Tsao Ho with his disciple monks and Golfo, accompanied by his wife Phi Phong, set out on the trail of Gwinch, Kawabi, and Goyat alone, guided by three villagers from Quitokai and the area. Afu declared that he would continue to investigate the slavers' dealings on his own, while waiting in Quitokai. Beatriss and Tetsukichi, accompanied only by Al-Fitar, made good time traveling to Menkan, and checked in at "The Nice Inn," their designated meeting place. And then they got ready to wait for one of Sansar Anca's ("Uncle") men to show up and take them to where the herds were grazing.
While waiting, they got to know the town.
Temple amidst the river-side slums, Bangkok, Thailand, a photo by JGHurst on Flickr.
The three visitors became the subject of much interest, both official and unofficial. They were questioned by the watch who, finding their papers counterfeit, ordered them not to leave the city until representatives from the Sansar family arrived to vouch for them. A fortune teller warned them that a man in yellow robes was looking for them. A dropped note let them know that they were being targeted as "Gwinch's friends" and that their "secret admirers" were meeting that night at a boarded-up tavern on the very south end of the riverfront. They found the moribund tavern, but rather than venture inside, lingered and watched.
Al-Fitar lifted Beatriss over his should like a sack of flour and made for the exit, Tetsukichi guarding his retreat and slaying several of the ratmen. But then the sorcerer threw a net of sticky black netting, like the web of spider, both blocking the exit and ensnaring Al-Fitar.
Tetsukichi, unencumbered by any immediate assailants, exchanged his katana for his bow and fired several arrows at the sorcerer who, responded by sailing into the air and out of sight. The black robed woman directed the remaining ratman and her personal guards to attack Tetsukichi, simultaneously offering him a chance to surrender. He hesitated, but then concluded his superior skills still outweighed his attackers' superior numbers (and if nothing else that he would have additional opportunities to surrender) made an all-out counter attack. He swiftly killed most of the his assailants and put the others to flight. For her part, the black-robed woman clumsily clubbed the helpless Beatriss and Al-Fitar and then ran for her life. Tetsukichi did not pursue her. Instead, he cut Al-Fitar's web and together they carried Beatriss across the bridge, and out to alleyway. They stopped to look for anyone following them, and Tetsukichi spotted the yellow-robed sorcerer, silhouetted against the moon. As he raised his bow, the sorcerer flew higher, but not fast enough. The arrow found it mark and a body wrapped in yellow robes plummeted from the sky, crashing the slanted roof of one of the alleyway hovels on its way down. Their were gaps and muffled cries of surprise all around, but the houses stayed dark and closed.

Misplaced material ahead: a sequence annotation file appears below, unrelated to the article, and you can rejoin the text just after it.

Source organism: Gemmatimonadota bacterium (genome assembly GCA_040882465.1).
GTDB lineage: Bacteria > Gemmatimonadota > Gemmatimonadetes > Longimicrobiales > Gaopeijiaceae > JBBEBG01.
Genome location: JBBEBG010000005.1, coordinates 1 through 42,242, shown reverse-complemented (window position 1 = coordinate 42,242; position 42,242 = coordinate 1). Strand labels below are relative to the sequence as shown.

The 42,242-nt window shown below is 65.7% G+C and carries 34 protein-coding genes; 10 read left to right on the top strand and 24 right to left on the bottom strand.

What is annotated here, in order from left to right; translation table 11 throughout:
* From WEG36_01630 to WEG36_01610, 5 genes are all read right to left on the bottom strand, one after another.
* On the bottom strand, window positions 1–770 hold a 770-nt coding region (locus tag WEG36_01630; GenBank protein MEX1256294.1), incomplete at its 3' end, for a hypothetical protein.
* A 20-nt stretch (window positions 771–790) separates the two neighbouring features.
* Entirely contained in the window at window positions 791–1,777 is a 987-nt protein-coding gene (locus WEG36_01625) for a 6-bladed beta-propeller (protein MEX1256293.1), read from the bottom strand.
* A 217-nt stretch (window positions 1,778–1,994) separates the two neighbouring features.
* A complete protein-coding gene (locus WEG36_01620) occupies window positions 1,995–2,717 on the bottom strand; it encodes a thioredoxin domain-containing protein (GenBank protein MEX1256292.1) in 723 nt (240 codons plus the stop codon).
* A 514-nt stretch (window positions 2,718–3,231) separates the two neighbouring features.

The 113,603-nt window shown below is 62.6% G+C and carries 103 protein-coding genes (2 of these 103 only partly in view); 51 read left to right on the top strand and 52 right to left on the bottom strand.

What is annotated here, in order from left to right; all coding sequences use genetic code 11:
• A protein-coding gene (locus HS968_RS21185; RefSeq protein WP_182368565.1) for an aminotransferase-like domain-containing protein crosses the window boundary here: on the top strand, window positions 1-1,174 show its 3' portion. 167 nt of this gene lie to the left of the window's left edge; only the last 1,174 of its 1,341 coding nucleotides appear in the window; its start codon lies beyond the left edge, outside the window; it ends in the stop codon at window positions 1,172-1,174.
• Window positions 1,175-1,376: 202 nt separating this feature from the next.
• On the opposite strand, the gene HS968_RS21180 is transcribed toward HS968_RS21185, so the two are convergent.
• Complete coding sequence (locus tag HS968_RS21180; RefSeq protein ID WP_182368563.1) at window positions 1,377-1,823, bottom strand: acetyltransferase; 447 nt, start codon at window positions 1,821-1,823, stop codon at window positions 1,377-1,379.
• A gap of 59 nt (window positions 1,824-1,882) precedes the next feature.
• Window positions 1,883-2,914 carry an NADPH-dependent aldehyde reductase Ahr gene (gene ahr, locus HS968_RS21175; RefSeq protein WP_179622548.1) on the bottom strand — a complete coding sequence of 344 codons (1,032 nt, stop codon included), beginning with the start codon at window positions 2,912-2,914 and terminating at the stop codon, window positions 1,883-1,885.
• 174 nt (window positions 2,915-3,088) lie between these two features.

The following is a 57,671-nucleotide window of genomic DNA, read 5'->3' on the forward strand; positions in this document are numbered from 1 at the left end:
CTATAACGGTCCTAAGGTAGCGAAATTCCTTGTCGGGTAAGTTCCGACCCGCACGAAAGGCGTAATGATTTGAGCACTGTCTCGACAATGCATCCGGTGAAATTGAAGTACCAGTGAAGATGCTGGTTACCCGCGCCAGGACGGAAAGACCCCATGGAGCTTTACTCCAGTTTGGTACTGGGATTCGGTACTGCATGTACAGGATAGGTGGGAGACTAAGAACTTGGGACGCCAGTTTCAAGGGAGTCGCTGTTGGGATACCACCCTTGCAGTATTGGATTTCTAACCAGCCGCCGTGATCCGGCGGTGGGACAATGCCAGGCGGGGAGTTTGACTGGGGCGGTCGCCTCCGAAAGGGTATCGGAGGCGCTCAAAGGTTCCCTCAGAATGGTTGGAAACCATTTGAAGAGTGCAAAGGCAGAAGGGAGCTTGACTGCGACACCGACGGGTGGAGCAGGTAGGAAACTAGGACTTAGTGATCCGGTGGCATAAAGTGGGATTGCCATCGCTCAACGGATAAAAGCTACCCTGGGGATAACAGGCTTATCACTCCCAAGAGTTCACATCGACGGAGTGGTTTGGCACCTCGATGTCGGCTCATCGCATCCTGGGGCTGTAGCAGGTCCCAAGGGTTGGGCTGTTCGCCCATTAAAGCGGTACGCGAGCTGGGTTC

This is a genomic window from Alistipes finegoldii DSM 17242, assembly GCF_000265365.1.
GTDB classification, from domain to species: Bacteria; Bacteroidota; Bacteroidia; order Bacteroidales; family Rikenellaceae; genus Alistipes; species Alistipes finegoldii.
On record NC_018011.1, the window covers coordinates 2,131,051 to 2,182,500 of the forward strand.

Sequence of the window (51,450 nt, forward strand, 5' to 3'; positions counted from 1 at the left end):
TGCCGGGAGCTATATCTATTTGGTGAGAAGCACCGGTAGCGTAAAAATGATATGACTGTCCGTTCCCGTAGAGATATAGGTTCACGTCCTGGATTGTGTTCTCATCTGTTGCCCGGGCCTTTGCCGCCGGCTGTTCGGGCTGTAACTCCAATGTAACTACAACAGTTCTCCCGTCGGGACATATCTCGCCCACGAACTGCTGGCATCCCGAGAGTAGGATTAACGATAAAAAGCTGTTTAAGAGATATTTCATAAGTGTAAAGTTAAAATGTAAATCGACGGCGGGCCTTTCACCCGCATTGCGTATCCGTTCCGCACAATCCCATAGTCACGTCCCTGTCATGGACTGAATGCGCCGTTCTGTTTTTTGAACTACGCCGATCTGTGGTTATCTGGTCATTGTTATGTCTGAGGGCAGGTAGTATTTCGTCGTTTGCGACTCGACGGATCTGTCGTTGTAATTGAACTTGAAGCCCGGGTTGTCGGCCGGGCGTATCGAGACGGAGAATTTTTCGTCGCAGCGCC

Treading their way through the slum, the three warriors returned to The Nice Inn. With some hot water and time, Beatriss muscles loosened and she was back to normal, save for a couple bruises. Tetsukichi and Al-Fitar had suffered some more serious wounds and the three concluded that they should stay at the inn for a few days.